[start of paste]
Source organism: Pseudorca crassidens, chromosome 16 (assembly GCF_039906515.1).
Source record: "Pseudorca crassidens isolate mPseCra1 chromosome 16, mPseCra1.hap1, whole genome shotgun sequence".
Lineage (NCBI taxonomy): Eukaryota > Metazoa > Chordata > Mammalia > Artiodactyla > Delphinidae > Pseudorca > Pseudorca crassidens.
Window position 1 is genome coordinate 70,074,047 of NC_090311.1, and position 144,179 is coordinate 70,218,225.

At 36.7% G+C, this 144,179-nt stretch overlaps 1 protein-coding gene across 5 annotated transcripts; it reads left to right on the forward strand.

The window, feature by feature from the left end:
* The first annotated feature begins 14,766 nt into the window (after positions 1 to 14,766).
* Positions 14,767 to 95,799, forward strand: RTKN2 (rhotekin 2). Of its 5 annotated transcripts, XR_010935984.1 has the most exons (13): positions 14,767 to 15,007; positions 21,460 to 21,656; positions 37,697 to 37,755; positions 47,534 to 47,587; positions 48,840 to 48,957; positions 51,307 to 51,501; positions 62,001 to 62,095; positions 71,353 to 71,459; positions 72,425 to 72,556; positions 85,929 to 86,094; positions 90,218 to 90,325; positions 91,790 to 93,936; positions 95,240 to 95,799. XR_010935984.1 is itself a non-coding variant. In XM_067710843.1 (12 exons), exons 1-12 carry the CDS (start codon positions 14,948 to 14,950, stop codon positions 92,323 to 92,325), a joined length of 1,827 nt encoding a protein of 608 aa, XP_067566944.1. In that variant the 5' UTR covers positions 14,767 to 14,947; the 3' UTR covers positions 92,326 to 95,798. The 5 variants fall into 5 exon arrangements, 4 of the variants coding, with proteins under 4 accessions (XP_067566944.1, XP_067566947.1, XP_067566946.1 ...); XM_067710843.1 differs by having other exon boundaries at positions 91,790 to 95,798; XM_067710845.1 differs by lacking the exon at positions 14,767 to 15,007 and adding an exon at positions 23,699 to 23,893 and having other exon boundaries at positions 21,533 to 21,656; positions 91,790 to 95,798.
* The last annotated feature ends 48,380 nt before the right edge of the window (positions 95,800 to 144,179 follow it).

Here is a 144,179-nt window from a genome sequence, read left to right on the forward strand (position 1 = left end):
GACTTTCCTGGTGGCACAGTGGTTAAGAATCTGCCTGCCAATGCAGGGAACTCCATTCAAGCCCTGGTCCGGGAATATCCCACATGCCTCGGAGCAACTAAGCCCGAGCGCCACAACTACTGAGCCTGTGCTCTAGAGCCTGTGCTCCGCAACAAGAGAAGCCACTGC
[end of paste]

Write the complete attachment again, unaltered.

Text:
Source organism: Pseudorca crassidens, chromosome 16 (assembly GCF_039906515.1).
Source record: "Pseudorca crassidens isolate mPseCra1 chromosome 16, mPseCra1.hap1, whole genome shotgun sequence".
Lineage (NCBI taxonomy): Eukaryota > Metazoa > Chordata > Mammalia > Artiodactyla > Delphinidae > Pseudorca > Pseudorca crassidens.
Window position 1 is genome coordinate 70,074,047 of NC_090311.1, and position 144,179 is coordinate 70,218,225.

At 36.7% G+C, this 144,179-nt stretch overlaps 1 protein-coding gene across 5 annotated transcripts; it reads left to right on the forward strand.

The window, feature by feature from the left end:
* The first annotated feature begins 14,766 nt into the window (after positions 1 to 14,766).
* Positions 14,767 to 95,799, forward strand: RTKN2 (rhotekin 2). Of its 5 annotated transcripts, XR_010935984.1 has the most exons (13): positions 14,767 to 15,007; positions 21,460 to 21,656; positions 37,697 to 37,755; positions 47,534 to 47,587; positions 48,840 to 48,957; positions 51,307 to 51,501; positions 62,001 to 62,095; positions 71,353 to 71,459; positions 72,425 to 72,556; positions 85,929 to 86,094; positions 90,218 to 90,325; positions 91,790 to 93,936; positions 95,240 to 95,799. XR_010935984.1 is itself a non-coding variant. In XM_067710843.1 (12 exons), exons 1-12 carry the CDS (start codon positions 14,948 to 14,950, stop codon positions 92,323 to 92,325), a joined length of 1,827 nt encoding a protein of 608 aa, XP_067566944.1. In that variant the 5' UTR covers positions 14,767 to 14,947; the 3' UTR covers positions 92,326 to 95,798. The 5 variants fall into 5 exon arrangements, 4 of the variants coding, with proteins under 4 accessions (XP_067566944.1, XP_067566947.1, XP_067566946.1 ...); XM_067710843.1 differs by having other exon boundaries at positions 91,790 to 95,798; XM_067710845.1 differs by lacking the exon at positions 14,767 to 15,007 and adding an exon at positions 23,699 to 23,893 and having other exon boundaries at positions 21,533 to 21,656; positions 91,790 to 95,798.
* The last annotated feature ends 48,380 nt before the right edge of the window (positions 95,800 to 144,179 follow it).

Here is a 144,179-nt window from a genome sequence, read left to right on the forward strand (position 1 = left end):
GACTTTCCTGGTGGCACAGTGGTTAAGAATCTGCCTGCCAATGCAGGGAACTCCATTCAAGCCCTGGTCCGGGAATATCCCACATGCCTCGGAGCAACTAAGCCCGAGCGCCACAACTACTGAGCCTGTGCTCTAGAGCCTGTGCTCCGCAACAAGAGAAGCCACTGC